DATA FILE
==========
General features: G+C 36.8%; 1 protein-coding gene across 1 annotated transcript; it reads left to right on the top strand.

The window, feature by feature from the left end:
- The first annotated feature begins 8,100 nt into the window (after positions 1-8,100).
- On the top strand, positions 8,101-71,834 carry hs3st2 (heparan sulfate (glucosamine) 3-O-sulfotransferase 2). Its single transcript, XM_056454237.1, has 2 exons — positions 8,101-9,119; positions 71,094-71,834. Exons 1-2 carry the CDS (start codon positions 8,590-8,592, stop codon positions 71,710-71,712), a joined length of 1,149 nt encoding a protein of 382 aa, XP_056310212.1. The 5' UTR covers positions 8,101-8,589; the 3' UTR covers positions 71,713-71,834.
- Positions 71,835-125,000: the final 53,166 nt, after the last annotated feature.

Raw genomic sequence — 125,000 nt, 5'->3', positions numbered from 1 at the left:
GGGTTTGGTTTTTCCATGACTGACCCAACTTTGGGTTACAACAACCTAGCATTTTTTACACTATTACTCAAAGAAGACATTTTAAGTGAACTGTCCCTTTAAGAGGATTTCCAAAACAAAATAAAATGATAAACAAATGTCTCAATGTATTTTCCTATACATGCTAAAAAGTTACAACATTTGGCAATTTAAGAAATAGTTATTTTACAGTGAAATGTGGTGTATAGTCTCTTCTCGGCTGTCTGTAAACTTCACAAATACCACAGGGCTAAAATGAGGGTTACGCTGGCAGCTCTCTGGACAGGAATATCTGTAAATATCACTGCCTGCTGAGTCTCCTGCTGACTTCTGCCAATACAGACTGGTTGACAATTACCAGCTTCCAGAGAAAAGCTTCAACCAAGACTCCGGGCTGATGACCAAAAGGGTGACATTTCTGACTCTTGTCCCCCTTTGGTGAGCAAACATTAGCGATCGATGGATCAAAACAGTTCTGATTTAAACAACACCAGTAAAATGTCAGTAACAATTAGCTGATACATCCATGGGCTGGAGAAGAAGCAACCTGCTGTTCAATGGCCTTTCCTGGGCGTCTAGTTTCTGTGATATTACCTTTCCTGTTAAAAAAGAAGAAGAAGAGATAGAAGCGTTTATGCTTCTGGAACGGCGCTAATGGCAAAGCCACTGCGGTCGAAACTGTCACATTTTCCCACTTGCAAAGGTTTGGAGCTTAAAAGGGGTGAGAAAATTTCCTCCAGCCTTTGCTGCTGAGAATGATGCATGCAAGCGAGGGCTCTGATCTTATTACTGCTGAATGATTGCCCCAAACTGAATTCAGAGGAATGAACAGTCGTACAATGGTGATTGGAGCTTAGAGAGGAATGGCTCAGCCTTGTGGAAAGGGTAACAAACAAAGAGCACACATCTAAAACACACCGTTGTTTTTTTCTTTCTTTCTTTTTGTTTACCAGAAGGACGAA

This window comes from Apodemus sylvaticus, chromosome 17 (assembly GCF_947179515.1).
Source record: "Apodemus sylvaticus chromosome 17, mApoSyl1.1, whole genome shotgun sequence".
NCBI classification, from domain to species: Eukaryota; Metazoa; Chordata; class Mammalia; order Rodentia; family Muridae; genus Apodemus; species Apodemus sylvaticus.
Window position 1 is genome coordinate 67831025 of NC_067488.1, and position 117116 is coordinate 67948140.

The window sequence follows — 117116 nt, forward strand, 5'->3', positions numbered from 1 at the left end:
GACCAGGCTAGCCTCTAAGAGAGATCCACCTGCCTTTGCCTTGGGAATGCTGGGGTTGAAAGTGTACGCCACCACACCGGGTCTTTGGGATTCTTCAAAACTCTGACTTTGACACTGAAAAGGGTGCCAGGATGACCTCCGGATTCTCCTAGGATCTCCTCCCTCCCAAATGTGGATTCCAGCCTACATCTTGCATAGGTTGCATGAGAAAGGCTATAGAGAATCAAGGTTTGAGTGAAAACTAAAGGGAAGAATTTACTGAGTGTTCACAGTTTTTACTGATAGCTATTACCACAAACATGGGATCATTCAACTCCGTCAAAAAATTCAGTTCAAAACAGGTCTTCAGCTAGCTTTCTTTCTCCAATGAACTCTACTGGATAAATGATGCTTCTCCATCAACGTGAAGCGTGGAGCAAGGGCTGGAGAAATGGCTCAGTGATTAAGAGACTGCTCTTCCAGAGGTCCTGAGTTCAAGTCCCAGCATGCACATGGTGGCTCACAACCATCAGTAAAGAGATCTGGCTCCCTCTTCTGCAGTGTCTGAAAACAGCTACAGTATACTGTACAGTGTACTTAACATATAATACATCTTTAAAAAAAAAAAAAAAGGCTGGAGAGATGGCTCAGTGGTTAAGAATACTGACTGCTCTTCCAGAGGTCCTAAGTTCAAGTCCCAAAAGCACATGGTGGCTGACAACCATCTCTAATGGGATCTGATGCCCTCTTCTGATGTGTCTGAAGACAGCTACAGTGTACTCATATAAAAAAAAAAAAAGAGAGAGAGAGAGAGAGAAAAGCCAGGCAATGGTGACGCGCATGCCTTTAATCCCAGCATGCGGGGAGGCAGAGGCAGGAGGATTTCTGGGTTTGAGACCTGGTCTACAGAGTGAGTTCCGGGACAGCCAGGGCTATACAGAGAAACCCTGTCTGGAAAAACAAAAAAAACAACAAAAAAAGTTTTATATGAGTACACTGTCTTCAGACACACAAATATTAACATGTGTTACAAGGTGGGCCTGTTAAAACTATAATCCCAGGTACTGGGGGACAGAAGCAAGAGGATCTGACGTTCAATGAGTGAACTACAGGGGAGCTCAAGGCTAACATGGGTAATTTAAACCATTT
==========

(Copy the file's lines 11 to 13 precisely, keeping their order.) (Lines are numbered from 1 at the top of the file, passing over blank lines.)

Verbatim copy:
Window position 1 is genome coordinate 67831025 of NC_067488.1, and position 117116 is coordinate 67948140.

The window sequence follows — 117116 nt, forward strand, 5'->3', positions numbered from 1 at the left end:
GACCAGGCTAGCCTCTAAGAGAGATCCACCTGCCTTTGCCTTGGGAATGCTGGGGTTGAAAGTGTACGCCACCACACCGGGTCTTTGGGATTCTTCAAAACTCTGACTTTGACACTGAAAAGGGTGCCAGGATGACCTCCGGATTCTCCTAGGATCTCCTCCCTCCCAAATGTGGATTCCAGCCTACATCTTGCATAGGTTGCATGAGAAAGGCTATAGAGAATCAAGGTTTGAGTGAAAACTAAAGGGAAGAATTTACTGAGTGTTCACAGTTTTTACTGATAGCTATTACCACAAACATGGGATCATTCAACTCCGTCAAAAAATTCAGTTCAAAACAGGTCTTCAGCTAGCTTTCTTTCTCCAATGAACTCTACTGGATAAATGATGCTTCTCCATCAACGTGAAGCGTGGAGCAAGGGCTGGAGAAATGGCTCAGTGATTAAGAGACTGCTCTTCCAGAGGTCCTGAGTTCAAGTCCCAGCATGCACATGGTGGCTCACAACCATCAGTAAAGAGATCTGGCTCCCTCTTCTGCAGTGTCTGAAAACAGCTACAGTATACTGTACAGTGTACTTAACATATAATACATCTTTAAAAAAAAAAAAAAAGGCTGGAGAGATGGCTCAGTGGTTAAGAATACTGACTGCTCTTCCAGAGGTCCTAAGTTCAAGTCCCAAAAGCACATGGTGGCTGACAACCATCTCTAATGGGATCTGATGCCCTCTTCTGATGTGTCTGAAGACAGCTACAGTGTACTCATATAAAAAAAAAAAAAGAGAGAGAGAGAGAGAGAAAAGCCAGGCAATGGTGACGCGCATGCCTTTAATCCCAGCATGCGGGGAGGCAGAGGCAGGAGGATTTCTGGGTTTGAGACCTGGTCTACAGAGTGAGTTCCGGGACAGCCAGGGCTATACAGAGAAACCCTGTCTGGAAAAACAAAAAAAACAACAAAAAAAGTTTTATATGAGTACACTGTCTTCAGACACACAAATATTAACATGTGTTACAAGGTGGGCCTGTTAAAACTATAATCCCAGGTACTGGGGGACAGAAGCAAGAGGATCTGACGTTCAATGAGTGAACTACAGGGGAGCTCAAGGCTAACATGGGTAATTTAAACCATTT